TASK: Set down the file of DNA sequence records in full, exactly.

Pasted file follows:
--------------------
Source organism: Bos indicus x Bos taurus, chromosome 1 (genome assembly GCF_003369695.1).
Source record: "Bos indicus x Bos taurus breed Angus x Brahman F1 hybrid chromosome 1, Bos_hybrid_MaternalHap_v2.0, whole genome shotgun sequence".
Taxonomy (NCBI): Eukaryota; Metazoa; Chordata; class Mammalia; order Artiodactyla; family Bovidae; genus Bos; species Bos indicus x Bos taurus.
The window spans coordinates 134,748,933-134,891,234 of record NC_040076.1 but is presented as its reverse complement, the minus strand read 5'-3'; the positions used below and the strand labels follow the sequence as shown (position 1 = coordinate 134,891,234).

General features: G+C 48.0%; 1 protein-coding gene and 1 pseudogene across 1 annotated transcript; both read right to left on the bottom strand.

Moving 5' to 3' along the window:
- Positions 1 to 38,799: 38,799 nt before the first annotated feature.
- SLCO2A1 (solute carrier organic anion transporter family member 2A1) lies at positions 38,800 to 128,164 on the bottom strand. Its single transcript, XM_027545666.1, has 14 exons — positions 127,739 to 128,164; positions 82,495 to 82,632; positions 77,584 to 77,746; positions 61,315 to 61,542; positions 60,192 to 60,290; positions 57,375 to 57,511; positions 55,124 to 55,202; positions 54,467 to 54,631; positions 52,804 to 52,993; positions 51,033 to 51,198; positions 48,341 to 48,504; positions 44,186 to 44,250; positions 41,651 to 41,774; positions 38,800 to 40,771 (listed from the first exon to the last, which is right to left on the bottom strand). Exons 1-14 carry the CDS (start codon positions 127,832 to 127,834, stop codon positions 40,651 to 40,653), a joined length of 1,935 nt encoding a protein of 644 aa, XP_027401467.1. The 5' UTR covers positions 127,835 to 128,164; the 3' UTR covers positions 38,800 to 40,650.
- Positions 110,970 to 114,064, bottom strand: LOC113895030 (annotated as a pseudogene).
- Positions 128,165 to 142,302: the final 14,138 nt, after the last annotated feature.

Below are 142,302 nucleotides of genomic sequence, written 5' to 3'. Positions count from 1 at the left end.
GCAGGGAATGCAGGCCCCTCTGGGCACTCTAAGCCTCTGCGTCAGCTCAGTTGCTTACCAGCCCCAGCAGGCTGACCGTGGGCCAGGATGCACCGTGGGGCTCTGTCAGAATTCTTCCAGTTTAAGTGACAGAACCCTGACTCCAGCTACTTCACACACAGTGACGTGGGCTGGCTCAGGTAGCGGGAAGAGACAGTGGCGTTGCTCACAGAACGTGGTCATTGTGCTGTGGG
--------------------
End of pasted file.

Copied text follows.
Source organism: Bos indicus x Bos taurus, chromosome 1 (genome assembly GCF_003369695.1).
Source record: "Bos indicus x Bos taurus breed Angus x Brahman F1 hybrid chromosome 1, Bos_hybrid_MaternalHap_v2.0, whole genome shotgun sequence".
Taxonomy (NCBI): Eukaryota; Metazoa; Chordata; class Mammalia; order Artiodactyla; family Bovidae; genus Bos; species Bos indicus x Bos taurus.
The window spans coordinates 134,748,933-134,891,234 of record NC_040076.1 but is presented as its reverse complement, the minus strand read 5'-3'; the positions used below and the strand labels follow the sequence as shown (position 1 = coordinate 134,891,234).

General features: G+C 48.0%; 1 protein-coding gene and 1 pseudogene across 1 annotated transcript; both read right to left on the bottom strand.

Moving 5' to 3' along the window:
- Positions 1 to 38,799: 38,799 nt before the first annotated feature.
- SLCO2A1 (solute carrier organic anion transporter family member 2A1) lies at positions 38,800 to 128,164 on the bottom strand. Its single transcript, XM_027545666.1, has 14 exons — positions 127,739 to 128,164; positions 82,495 to 82,632; positions 77,584 to 77,746; positions 61,315 to 61,542; positions 60,192 to 60,290; positions 57,375 to 57,511; positions 55,124 to 55,202; positions 54,467 to 54,631; positions 52,804 to 52,993; positions 51,033 to 51,198; positions 48,341 to 48,504; positions 44,186 to 44,250; positions 41,651 to 41,774; positions 38,800 to 40,771 (listed from the first exon to the last, which is right to left on the bottom strand). Exons 1-14 carry the CDS (start codon positions 127,832 to 127,834, stop codon positions 40,651 to 40,653), a joined length of 1,935 nt encoding a protein of 644 aa, XP_027401467.1. The 5' UTR covers positions 127,835 to 128,164; the 3' UTR covers positions 38,800 to 40,650.
- Positions 110,970 to 114,064, bottom strand: LOC113895030 (annotated as a pseudogene).
- Positions 128,165 to 142,302: the final 14,138 nt, after the last annotated feature.

Below are 142,302 nucleotides of genomic sequence, written 5' to 3'. Positions count from 1 at the left end.
GCAGGGAATGCAGGCCCCTCTGGGCACTCTAAGCCTCTGCGTCAGCTCAGTTGCTTACCAGCCCCAGCAGGCTGACCGTGGGCCAGGATGCACCGTGGGGCTCTGTCAGAATTCTTCCAGTTTAAGTGACAGAACCCTGACTCCAGCTACTTCACACACAGTGACGTGGGCTGGCTCAGGTAGCGGGAAGAGACAGTGGCGTTGCTCACAGAACGTGGTCATTGTGCTGTGGG